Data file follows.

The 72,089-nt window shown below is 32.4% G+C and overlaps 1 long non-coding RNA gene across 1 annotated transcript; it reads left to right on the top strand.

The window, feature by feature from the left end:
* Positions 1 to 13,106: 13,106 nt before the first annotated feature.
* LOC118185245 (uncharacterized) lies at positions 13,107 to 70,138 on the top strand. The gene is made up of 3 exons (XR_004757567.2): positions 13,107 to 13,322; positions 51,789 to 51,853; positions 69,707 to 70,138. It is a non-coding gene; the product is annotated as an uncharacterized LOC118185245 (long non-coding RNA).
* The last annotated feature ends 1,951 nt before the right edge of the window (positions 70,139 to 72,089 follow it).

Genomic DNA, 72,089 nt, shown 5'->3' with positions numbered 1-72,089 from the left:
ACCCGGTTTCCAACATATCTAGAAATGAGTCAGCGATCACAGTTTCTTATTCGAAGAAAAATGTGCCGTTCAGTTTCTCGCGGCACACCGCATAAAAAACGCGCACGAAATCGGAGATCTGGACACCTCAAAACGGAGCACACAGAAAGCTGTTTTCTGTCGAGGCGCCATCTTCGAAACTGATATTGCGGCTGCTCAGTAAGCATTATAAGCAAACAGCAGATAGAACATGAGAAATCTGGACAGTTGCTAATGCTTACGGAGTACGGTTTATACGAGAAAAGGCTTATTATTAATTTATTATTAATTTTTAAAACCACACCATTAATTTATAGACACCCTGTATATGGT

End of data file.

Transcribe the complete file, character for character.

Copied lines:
The 72,089-nt window shown below is 32.4% G+C and overlaps 1 long non-coding RNA gene across 1 annotated transcript; it reads left to right on the top strand.

The window, feature by feature from the left end:
* Positions 1 to 13,106: 13,106 nt before the first annotated feature.
* LOC118185245 (uncharacterized) lies at positions 13,107 to 70,138 on the top strand. The gene is made up of 3 exons (XR_004757567.2): positions 13,107 to 13,322; positions 51,789 to 51,853; positions 69,707 to 70,138. It is a non-coding gene; the product is annotated as an uncharacterized LOC118185245 (long non-coding RNA).
* The last annotated feature ends 1,951 nt before the right edge of the window (positions 70,139 to 72,089 follow it).

Genomic DNA, 72,089 nt, shown 5'->3' with positions numbered 1-72,089 from the left:
ACCCGGTTTCCAACATATCTAGAAATGAGTCAGCGATCACAGTTTCTTATTCGAAGAAAAATGTGCCGTTCAGTTTCTCGCGGCACACCGCATAAAAAACGCGCACGAAATCGGAGATCTGGACACCTCAAAACGGAGCACACAGAAAGCTGTTTTCTGTCGAGGCGCCATCTTCGAAACTGATATTGCGGCTGCTCAGTAAGCATTATAAGCAAACAGCAGATAGAACATGAGAAATCTGGACAGTTGCTAATGCTTACGGAGTACGGTTTATACGAGAAAAGGCTTATTATTAATTTATTATTAATTTTTAAAACCACACCATTAATTTATAGACACCCTGTATATGGT